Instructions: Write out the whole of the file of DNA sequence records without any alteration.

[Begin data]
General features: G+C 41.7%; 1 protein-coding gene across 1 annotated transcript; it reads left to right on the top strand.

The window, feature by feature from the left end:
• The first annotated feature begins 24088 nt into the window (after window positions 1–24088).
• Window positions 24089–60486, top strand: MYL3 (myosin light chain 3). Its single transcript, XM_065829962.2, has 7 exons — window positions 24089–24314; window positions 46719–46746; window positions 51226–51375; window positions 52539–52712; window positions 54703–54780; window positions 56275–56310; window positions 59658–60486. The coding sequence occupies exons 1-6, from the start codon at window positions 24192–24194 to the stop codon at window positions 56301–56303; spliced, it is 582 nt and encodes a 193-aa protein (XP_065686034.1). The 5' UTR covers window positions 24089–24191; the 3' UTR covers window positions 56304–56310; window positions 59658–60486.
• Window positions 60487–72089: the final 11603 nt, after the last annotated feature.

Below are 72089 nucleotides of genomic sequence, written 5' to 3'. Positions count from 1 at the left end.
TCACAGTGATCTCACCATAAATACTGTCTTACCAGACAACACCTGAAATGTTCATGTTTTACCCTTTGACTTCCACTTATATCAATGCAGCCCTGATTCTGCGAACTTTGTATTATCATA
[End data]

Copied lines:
General features: G+C 41.7%; 1 protein-coding gene across 1 annotated transcript; it reads left to right on the top strand.

The window, feature by feature from the left end:
• The first annotated feature begins 24088 nt into the window (after window positions 1–24088).
• Window positions 24089–60486, top strand: MYL3 (myosin light chain 3). Its single transcript, XM_065829962.2, has 7 exons — window positions 24089–24314; window positions 46719–46746; window positions 51226–51375; window positions 52539–52712; window positions 54703–54780; window positions 56275–56310; window positions 59658–60486. The coding sequence occupies exons 1-6, from the start codon at window positions 24192–24194 to the stop codon at window positions 56301–56303; spliced, it is 582 nt and encodes a 193-aa protein (XP_065686034.1). The 5' UTR covers window positions 24089–24191; the 3' UTR covers window positions 56304–56310; window positions 59658–60486.
• Window positions 60487–72089: the final 11603 nt, after the last annotated feature.

Below are 72089 nucleotides of genomic sequence, written 5' to 3'. Positions count from 1 at the left end.
TCACAGTGATCTCACCATAAATACTGTCTTACCAGACAACACCTGAAATGTTCATGTTTTACCCTTTGACTTCCACTTATATCAATGCAGCCCTGATTCTGCGAACTTTGTATTATCATA